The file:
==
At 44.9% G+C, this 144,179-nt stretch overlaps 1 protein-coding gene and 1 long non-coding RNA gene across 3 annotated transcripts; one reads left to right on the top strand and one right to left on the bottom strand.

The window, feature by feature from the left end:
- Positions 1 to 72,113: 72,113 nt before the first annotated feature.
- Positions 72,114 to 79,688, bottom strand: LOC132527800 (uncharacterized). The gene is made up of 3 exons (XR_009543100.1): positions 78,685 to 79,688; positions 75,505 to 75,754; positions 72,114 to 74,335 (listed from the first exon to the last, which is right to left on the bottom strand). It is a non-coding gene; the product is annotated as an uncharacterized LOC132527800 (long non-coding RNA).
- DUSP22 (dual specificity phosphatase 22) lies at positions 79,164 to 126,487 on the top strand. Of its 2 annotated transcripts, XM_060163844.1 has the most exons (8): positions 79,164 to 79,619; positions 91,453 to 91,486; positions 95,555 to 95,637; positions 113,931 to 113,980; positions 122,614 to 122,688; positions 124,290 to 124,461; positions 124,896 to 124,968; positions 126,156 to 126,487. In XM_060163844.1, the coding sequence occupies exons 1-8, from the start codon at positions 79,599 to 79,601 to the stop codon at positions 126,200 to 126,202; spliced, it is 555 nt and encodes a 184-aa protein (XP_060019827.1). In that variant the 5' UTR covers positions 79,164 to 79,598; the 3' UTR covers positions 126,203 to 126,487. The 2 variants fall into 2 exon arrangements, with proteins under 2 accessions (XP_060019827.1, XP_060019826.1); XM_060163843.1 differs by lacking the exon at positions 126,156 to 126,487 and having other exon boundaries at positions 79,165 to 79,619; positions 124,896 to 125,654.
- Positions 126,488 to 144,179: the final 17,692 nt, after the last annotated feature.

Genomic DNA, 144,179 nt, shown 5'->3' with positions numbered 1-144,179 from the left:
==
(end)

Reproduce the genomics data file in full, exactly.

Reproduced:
At 44.9% G+C, this 144,179-nt stretch overlaps 1 protein-coding gene and 1 long non-coding RNA gene across 3 annotated transcripts; one reads left to right on the top strand and one right to left on the bottom strand.

The window, feature by feature from the left end:
- Positions 1 to 72,113: 72,113 nt before the first annotated feature.
- Positions 72,114 to 79,688, bottom strand: LOC132527800 (uncharacterized). The gene is made up of 3 exons (XR_009543100.1): positions 78,685 to 79,688; positions 75,505 to 75,754; positions 72,114 to 74,335 (listed from the first exon to the last, which is right to left on the bottom strand). It is a non-coding gene; the product is annotated as an uncharacterized LOC132527800 (long non-coding RNA).
- DUSP22 (dual specificity phosphatase 22) lies at positions 79,164 to 126,487 on the top strand. Of its 2 annotated transcripts, XM_060163844.1 has the most exons (8): positions 79,164 to 79,619; positions 91,453 to 91,486; positions 95,555 to 95,637; positions 113,931 to 113,980; positions 122,614 to 122,688; positions 124,290 to 124,461; positions 124,896 to 124,968; positions 126,156 to 126,487. In XM_060163844.1, the coding sequence occupies exons 1-8, from the start codon at positions 79,599 to 79,601 to the stop codon at positions 126,200 to 126,202; spliced, it is 555 nt and encodes a 184-aa protein (XP_060019827.1). In that variant the 5' UTR covers positions 79,164 to 79,598; the 3' UTR covers positions 126,203 to 126,487. The 2 variants fall into 2 exon arrangements, with proteins under 2 accessions (XP_060019827.1, XP_060019826.1); XM_060163843.1 differs by lacking the exon at positions 126,156 to 126,487 and having other exon boundaries at positions 79,165 to 79,619; positions 124,896 to 125,654.
- Positions 126,488 to 144,179: the final 17,692 nt, after the last annotated feature.

Genomic DNA, 144,179 nt, shown 5'->3' with positions numbered 1-144,179 from the left: